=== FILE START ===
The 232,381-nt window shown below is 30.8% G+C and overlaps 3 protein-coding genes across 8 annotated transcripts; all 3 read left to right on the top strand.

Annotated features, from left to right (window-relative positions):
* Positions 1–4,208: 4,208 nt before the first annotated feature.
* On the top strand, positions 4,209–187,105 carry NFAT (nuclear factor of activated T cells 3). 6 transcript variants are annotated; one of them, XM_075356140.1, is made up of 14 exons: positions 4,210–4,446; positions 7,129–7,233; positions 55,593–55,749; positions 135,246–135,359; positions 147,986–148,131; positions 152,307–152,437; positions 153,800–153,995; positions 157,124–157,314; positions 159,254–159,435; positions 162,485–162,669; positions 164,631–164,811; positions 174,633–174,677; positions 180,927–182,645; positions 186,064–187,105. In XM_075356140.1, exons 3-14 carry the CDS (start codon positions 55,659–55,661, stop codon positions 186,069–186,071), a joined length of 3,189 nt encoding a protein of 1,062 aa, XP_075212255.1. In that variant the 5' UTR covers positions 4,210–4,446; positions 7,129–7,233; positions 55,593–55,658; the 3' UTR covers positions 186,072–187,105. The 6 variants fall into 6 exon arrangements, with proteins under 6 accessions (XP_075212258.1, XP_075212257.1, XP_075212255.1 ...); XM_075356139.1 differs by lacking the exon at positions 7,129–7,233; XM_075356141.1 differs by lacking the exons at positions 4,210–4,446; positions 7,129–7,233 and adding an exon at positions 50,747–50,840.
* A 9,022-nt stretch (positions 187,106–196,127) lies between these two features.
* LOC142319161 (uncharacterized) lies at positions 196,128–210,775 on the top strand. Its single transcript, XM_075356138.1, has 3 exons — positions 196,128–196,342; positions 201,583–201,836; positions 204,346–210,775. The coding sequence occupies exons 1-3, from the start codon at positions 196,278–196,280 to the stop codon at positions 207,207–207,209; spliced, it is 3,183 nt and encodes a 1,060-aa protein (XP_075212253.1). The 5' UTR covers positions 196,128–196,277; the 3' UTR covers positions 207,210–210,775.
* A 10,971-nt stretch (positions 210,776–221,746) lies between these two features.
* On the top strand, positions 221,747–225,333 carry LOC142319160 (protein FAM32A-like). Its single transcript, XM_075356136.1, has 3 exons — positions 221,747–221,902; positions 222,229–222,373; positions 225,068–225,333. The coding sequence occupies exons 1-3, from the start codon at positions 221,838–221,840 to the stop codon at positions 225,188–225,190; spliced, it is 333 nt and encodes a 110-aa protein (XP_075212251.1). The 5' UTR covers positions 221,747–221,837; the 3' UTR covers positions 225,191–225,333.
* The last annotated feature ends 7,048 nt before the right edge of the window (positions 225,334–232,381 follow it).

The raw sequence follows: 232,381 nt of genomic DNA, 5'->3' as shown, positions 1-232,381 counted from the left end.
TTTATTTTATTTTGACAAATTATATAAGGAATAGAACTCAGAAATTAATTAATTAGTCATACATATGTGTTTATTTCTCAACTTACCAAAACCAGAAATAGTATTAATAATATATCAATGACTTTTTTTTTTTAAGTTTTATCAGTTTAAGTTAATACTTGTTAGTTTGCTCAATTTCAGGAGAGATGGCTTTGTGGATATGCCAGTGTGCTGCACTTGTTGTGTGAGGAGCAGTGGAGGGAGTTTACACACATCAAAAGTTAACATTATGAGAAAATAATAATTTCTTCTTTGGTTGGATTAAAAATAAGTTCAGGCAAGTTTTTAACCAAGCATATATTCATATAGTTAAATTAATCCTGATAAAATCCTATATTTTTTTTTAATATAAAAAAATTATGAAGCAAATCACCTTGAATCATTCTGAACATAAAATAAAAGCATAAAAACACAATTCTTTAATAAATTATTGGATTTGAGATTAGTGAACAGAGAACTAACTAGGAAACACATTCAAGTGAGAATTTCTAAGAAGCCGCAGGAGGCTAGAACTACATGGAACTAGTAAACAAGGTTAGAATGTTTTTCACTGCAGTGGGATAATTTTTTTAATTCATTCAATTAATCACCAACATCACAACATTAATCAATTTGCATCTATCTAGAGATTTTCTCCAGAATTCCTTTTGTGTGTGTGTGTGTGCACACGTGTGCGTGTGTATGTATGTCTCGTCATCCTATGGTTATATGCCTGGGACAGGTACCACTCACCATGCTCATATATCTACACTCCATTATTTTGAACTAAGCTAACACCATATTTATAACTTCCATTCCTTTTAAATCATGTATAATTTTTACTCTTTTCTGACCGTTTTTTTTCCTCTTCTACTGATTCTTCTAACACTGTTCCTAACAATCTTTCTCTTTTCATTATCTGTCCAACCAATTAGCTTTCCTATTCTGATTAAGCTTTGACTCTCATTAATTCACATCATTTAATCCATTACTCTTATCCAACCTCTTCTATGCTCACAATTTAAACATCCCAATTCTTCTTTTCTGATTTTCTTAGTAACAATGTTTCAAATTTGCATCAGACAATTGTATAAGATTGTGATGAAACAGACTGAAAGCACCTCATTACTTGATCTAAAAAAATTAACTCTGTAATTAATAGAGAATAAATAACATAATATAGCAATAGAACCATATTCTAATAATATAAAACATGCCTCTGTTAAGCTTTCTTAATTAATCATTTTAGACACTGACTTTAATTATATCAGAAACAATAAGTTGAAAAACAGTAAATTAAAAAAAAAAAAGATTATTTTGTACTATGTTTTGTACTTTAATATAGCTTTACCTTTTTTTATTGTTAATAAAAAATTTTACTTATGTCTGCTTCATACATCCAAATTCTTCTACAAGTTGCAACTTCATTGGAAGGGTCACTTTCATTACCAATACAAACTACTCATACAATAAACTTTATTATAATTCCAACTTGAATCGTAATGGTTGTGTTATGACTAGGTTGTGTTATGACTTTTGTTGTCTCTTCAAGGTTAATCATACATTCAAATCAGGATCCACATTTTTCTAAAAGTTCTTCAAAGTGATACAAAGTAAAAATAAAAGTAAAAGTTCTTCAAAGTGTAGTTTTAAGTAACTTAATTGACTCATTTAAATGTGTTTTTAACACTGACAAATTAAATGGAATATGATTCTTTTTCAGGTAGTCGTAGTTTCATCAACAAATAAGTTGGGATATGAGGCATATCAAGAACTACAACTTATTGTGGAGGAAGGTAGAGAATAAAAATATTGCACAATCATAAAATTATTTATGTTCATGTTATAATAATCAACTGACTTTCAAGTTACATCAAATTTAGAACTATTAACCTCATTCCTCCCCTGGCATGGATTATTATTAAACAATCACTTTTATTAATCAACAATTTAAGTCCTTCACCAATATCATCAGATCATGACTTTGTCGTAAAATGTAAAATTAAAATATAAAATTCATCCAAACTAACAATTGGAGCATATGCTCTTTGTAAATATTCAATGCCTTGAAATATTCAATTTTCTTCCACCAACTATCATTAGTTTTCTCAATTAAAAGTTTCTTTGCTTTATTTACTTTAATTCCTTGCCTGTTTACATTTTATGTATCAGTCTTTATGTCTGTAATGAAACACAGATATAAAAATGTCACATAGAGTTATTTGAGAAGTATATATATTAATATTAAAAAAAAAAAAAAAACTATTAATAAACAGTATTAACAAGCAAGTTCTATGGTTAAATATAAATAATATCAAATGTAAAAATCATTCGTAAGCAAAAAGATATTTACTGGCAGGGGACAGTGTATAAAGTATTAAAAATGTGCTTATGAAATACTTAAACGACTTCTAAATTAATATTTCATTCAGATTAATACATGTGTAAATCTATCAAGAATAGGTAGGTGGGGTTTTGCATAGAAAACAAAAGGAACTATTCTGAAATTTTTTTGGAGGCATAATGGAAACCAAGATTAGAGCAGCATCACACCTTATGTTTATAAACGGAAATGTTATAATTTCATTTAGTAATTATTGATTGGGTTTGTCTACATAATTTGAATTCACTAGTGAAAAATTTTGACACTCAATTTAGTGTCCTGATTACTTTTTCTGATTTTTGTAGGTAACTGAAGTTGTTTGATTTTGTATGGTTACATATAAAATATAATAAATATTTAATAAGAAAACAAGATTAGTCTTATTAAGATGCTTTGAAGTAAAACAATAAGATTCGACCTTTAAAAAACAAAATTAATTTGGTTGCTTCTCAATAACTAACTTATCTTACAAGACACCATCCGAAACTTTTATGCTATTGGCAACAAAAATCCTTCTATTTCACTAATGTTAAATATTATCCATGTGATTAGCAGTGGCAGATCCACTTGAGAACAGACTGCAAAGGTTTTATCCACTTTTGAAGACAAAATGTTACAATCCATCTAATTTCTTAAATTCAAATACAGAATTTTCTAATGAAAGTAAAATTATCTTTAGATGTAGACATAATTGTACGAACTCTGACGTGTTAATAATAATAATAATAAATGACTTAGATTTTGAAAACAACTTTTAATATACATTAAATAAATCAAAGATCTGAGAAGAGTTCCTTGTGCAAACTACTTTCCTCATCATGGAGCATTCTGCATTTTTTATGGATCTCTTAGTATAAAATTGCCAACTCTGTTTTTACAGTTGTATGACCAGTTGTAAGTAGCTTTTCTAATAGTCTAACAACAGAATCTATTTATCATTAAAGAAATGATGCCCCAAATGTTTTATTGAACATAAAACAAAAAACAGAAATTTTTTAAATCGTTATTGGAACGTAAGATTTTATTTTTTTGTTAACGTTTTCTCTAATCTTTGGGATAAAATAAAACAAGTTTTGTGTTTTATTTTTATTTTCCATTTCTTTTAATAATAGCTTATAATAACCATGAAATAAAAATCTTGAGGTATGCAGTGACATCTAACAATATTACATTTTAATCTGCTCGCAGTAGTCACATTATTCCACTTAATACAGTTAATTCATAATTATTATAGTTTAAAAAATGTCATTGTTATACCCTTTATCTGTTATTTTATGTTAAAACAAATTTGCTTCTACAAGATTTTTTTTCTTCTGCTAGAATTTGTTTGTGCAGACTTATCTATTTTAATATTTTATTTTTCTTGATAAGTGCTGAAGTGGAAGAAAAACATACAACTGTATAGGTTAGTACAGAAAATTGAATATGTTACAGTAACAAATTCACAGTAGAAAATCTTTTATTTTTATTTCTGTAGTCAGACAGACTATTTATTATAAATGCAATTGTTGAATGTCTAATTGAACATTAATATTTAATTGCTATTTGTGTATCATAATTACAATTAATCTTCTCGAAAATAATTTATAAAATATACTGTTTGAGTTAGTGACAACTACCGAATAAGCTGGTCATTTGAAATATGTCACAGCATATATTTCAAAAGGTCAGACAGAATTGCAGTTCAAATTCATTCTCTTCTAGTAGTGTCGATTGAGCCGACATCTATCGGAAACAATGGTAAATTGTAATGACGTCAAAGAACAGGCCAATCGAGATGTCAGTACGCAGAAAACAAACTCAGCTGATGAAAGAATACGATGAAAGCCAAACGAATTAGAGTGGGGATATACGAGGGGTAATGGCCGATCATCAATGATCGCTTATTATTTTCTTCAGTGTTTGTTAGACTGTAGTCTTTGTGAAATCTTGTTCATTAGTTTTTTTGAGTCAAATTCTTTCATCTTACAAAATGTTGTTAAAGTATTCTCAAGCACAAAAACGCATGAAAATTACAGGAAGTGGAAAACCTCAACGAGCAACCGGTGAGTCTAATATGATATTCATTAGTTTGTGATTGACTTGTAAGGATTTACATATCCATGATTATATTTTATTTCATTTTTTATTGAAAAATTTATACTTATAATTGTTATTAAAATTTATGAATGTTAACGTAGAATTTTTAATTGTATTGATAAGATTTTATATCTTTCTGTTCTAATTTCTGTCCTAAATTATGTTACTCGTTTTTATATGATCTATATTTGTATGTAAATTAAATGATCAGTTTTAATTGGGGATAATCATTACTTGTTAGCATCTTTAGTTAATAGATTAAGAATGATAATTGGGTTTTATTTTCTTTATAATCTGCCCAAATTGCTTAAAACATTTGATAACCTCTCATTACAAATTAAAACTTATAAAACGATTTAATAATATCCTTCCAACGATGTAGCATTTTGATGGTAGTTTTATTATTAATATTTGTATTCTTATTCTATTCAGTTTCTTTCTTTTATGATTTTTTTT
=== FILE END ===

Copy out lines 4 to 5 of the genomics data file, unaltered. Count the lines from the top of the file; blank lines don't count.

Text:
* On the top strand, positions 4,209–187,105 carry NFAT (nuclear factor of activated T cells 3). 6 transcript variants are annotated; one of them, XM_075356140.1, is made up of 14 exons: positions 4,210–4,446; positions 7,129–7,233; positions 55,593–55,749; positions 135,246–135,359; positions 147,986–148,131; positions 152,307–152,437; positions 153,800–153,995; positions 157,124–157,314; positions 159,254–159,435; positions 162,485–162,669; positions 164,631–164,811; positions 174,633–174,677; positions 180,927–182,645; positions 186,064–187,105. In XM_075356140.1, exons 3-14 carry the CDS (start codon positions 55,659–55,661, stop codon positions 186,069–186,071), a joined length of 3,189 nt encoding a protein of 1,062 aa, XP_075212255.1. In that variant the 5' UTR covers positions 4,210–4,446; positions 7,129–7,233; positions 55,593–55,658; the 3' UTR covers positions 186,072–187,105. The 6 variants fall into 6 exon arrangements, with proteins under 6 accessions (XP_075212258.1, XP_075212257.1, XP_075212255.1 ...); XM_075356139.1 differs by lacking the exon at positions 7,129–7,233; XM_075356141.1 differs by lacking the exons at positions 4,210–4,446; positions 7,129–7,233 and adding an exon at positions 50,747–50,840.
* A 9,022-nt stretch (positions 187,106–196,127) lies between these two features.